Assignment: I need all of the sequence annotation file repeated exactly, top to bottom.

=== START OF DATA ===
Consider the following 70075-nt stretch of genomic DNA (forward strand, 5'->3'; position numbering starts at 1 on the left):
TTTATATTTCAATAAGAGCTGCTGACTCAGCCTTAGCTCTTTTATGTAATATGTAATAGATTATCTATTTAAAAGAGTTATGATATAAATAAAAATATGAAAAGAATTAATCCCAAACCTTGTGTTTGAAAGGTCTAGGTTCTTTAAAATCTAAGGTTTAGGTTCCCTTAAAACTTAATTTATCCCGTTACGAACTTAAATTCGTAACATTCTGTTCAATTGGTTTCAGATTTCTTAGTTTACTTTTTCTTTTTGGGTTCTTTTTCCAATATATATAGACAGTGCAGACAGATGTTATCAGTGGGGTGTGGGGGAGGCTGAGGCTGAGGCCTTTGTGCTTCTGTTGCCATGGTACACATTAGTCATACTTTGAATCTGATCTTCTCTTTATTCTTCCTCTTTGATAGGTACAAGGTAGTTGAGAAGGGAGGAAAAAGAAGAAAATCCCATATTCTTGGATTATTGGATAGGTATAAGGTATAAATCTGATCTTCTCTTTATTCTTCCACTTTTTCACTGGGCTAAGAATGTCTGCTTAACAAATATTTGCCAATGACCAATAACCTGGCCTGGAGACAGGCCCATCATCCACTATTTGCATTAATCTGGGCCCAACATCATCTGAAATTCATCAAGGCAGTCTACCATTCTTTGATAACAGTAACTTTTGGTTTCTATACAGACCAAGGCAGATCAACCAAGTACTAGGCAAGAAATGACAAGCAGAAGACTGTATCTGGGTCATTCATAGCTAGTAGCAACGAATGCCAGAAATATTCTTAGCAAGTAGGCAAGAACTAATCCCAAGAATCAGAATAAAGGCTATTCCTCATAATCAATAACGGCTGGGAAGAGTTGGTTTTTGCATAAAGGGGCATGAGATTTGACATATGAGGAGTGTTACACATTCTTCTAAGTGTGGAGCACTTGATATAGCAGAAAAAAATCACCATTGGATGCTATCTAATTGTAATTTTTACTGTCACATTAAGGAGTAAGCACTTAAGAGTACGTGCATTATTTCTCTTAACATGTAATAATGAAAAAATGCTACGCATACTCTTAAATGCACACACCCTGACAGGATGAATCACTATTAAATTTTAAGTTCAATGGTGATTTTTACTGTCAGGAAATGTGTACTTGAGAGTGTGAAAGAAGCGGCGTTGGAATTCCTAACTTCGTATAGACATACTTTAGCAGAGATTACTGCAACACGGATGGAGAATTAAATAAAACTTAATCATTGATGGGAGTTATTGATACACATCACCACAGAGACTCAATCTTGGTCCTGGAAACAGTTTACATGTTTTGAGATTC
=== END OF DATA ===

Consider the following 70075-nt stretch of genomic DNA (forward strand, 5'->3'; position numbering starts at 1 on the left):
TTTATATTTCAATAAGAGCTGCTGACTCAGCCTTAGCTCTTTTATGTAATATGTAATAGATTATCTATTTAAAAGAGTTATGATATAAATAAAAATATGAAAAGAATTAATCCCAAACCTTGTGTTTGAAAGGTCTAGGTTCTTTAAAATCTAAGGTTTAGGTTCCCTTAAAACTTAATTTATCCCGTTACGAACTTAAATTCGTAACATTCTGTTCAATTGGTTTCAGATTTCTTAGTTTACTTTTTCTTTTTGGGTTCTTTTTCCAATATATATAGACAGTGCAGACAGATGTTATCAGTGGGGTGTGGGGGAGGCTGAGGCTGAGGCCTTTGTGCTTCTGTTGCCATGGTACACATTAGTCATACTTTGAATCTGATCTTCTCTTTATTCTTCCTCTTTGATAGGTACAAGGTAGTTGAGAAGGGAGGAAAAAGAAGAAAATCCCATATTCTTGGATTATTGGATAGGTATAAGGTATAAATCTGATCTTCTCTTTATTCTTCCACTTTTTCACTGGGCTAAGAATGTCTGCTTAACAAATATTTGCCAATGACCAATAACCTGGCCTGGAGACAGGCCCATCATCCACTATTTGCATTAATCTGGGCCCAACATCATCTGAAATTCATCAAGGCAGTCTACCATTCTTTGATAACAGTAACTTTTGGTTTCTATACAGACCAAGGCAGATCAACCAAGTACTAGGCAAGAAATGACAAGCAGAAGACTGTATCTGGGTCATTCATAGCTAGTAGCAACGAATGCCAGAAATATTCTTAGCAAGTAGGCAAGAACTAATCCCAAGAATCAGAATAAAGGCTATTCCTCATAATCAATAACGGCTGGGAAGAGTTGGTTTTTGCATAAAGGGGCATGAGATTTGACATATGAGGAGTGTTACACATTCTTCTAAGTGTGGAGCACTTGATATAGCAGAAAAAAATCACCATTGGATGCTATCTAATTGTAATTTTTACTGTCACATTAAGGAGTAAGCACTTAAGAGTACGTGCATTATTTCTCTTAACATGTAATAATGAAAAAATGCTACGCATACTCTTAAATGCACACACCCTGACAGGATGAATCACTATTAAATTTTAAGTTCAATGGTGATTTTTACTGTCAGGAAATGTGTACTTGAGAGTGTGAAAGAAGCGGCGTTGGAATTCCTAACTTCGTATAGACATACTTTAGCAGAGATTACTGCAACACGGATGGAGAATTAAATAAAACTTAATCATTGATGGGAGTTATTGATACACATCACCACAGAGACTCAATCTTGGTCCTGGAAACAGTTTACATGTTTTGAGATTC